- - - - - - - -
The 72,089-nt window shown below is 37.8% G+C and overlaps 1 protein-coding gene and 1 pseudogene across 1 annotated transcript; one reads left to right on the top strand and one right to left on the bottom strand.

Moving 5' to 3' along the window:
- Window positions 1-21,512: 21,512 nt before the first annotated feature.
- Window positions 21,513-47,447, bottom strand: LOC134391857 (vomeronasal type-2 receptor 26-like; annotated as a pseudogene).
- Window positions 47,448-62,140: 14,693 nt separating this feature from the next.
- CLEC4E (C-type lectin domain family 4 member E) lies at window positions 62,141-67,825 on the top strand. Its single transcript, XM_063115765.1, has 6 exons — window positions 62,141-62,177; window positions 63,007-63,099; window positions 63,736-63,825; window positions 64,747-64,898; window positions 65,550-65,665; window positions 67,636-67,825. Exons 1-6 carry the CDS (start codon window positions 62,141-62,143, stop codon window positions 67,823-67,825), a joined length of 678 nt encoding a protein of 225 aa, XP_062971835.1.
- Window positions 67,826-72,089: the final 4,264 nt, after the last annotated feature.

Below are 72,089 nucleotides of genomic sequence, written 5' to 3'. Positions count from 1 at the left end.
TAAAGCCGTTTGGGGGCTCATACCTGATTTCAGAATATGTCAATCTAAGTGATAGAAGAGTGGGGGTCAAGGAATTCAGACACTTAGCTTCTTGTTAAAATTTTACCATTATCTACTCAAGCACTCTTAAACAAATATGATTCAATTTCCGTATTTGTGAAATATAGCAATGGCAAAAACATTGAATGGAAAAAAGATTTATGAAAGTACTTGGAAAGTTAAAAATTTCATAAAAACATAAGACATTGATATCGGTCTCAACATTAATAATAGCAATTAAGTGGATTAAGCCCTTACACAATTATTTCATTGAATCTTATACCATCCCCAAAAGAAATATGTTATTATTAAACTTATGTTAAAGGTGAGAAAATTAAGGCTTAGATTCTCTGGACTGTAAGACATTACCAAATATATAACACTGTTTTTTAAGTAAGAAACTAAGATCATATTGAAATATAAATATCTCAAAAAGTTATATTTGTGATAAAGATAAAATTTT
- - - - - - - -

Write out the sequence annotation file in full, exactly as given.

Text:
The 72,089-nt window shown below is 37.8% G+C and overlaps 1 protein-coding gene and 1 pseudogene across 1 annotated transcript; one reads left to right on the top strand and one right to left on the bottom strand.

Moving 5' to 3' along the window:
- Window positions 1-21,512: 21,512 nt before the first annotated feature.
- Window positions 21,513-47,447, bottom strand: LOC134391857 (vomeronasal type-2 receptor 26-like; annotated as a pseudogene).
- Window positions 47,448-62,140: 14,693 nt separating this feature from the next.
- CLEC4E (C-type lectin domain family 4 member E) lies at window positions 62,141-67,825 on the top strand. Its single transcript, XM_063115765.1, has 6 exons — window positions 62,141-62,177; window positions 63,007-63,099; window positions 63,736-63,825; window positions 64,747-64,898; window positions 65,550-65,665; window positions 67,636-67,825. Exons 1-6 carry the CDS (start codon window positions 62,141-62,143, stop codon window positions 67,823-67,825), a joined length of 678 nt encoding a protein of 225 aa, XP_062971835.1.
- Window positions 67,826-72,089: the final 4,264 nt, after the last annotated feature.

Below are 72,089 nucleotides of genomic sequence, written 5' to 3'. Positions count from 1 at the left end.
TAAAGCCGTTTGGGGGCTCATACCTGATTTCAGAATATGTCAATCTAAGTGATAGAAGAGTGGGGGTCAAGGAATTCAGACACTTAGCTTCTTGTTAAAATTTTACCATTATCTACTCAAGCACTCTTAAACAAATATGATTCAATTTCCGTATTTGTGAAATATAGCAATGGCAAAAACATTGAATGGAAAAAAGATTTATGAAAGTACTTGGAAAGTTAAAAATTTCATAAAAACATAAGACATTGATATCGGTCTCAACATTAATAATAGCAATTAAGTGGATTAAGCCCTTACACAATTATTTCATTGAATCTTATACCATCCCCAAAAGAAATATGTTATTATTAAACTTATGTTAAAGGTGAGAAAATTAAGGCTTAGATTCTCTGGACTGTAAGACATTACCAAATATATAACACTGTTTTTTAAGTAAGAAACTAAGATCATATTGAAATATAAATATCTCAAAAAGTTATATTTGTGATAAAGATAAAATTTT